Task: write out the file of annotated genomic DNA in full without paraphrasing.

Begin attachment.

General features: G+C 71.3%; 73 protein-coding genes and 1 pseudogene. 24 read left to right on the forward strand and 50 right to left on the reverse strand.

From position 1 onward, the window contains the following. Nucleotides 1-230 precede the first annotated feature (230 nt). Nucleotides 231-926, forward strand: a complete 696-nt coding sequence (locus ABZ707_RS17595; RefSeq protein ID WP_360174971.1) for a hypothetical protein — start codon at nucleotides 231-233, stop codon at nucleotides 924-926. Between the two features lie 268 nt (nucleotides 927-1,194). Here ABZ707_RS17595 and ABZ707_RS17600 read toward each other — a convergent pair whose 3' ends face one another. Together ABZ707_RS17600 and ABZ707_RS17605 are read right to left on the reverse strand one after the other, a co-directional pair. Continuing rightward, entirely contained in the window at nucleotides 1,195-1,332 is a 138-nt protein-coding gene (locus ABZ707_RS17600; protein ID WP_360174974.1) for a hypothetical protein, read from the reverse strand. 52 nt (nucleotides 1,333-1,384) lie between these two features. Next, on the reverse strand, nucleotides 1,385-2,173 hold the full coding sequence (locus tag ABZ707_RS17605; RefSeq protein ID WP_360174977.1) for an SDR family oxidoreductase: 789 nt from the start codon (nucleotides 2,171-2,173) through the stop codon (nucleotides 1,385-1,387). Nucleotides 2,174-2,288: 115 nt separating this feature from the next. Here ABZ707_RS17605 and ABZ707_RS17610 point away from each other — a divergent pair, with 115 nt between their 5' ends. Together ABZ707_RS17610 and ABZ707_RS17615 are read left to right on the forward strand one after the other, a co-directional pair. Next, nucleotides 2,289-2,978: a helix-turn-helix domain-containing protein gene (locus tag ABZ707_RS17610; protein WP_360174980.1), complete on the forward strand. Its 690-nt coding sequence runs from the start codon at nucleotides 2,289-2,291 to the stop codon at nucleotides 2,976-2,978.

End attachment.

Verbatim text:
General features: G+C 71.3%; 73 protein-coding genes and 1 pseudogene. 24 read left to right on the forward strand and 50 right to left on the reverse strand.

From position 1 onward, the window contains the following. Nucleotides 1-230 precede the first annotated feature (230 nt). Nucleotides 231-926, forward strand: a complete 696-nt coding sequence (locus ABZ707_RS17595; RefSeq protein ID WP_360174971.1) for a hypothetical protein — start codon at nucleotides 231-233, stop codon at nucleotides 924-926. Between the two features lie 268 nt (nucleotides 927-1,194). Here ABZ707_RS17595 and ABZ707_RS17600 read toward each other — a convergent pair whose 3' ends face one another. Together ABZ707_RS17600 and ABZ707_RS17605 are read right to left on the reverse strand one after the other, a co-directional pair. Continuing rightward, entirely contained in the window at nucleotides 1,195-1,332 is a 138-nt protein-coding gene (locus ABZ707_RS17600; protein ID WP_360174974.1) for a hypothetical protein, read from the reverse strand. 52 nt (nucleotides 1,333-1,384) lie between these two features. Next, on the reverse strand, nucleotides 1,385-2,173 hold the full coding sequence (locus tag ABZ707_RS17605; RefSeq protein ID WP_360174977.1) for an SDR family oxidoreductase: 789 nt from the start codon (nucleotides 2,171-2,173) through the stop codon (nucleotides 1,385-1,387). Nucleotides 2,174-2,288: 115 nt separating this feature from the next. Here ABZ707_RS17605 and ABZ707_RS17610 point away from each other — a divergent pair, with 115 nt between their 5' ends. Together ABZ707_RS17610 and ABZ707_RS17615 are read left to right on the forward strand one after the other, a co-directional pair. Next, nucleotides 2,289-2,978: a helix-turn-helix domain-containing protein gene (locus tag ABZ707_RS17610; protein WP_360174980.1), complete on the forward strand. Its 690-nt coding sequence runs from the start codon at nucleotides 2,289-2,291 to the stop codon at nucleotides 2,976-2,978.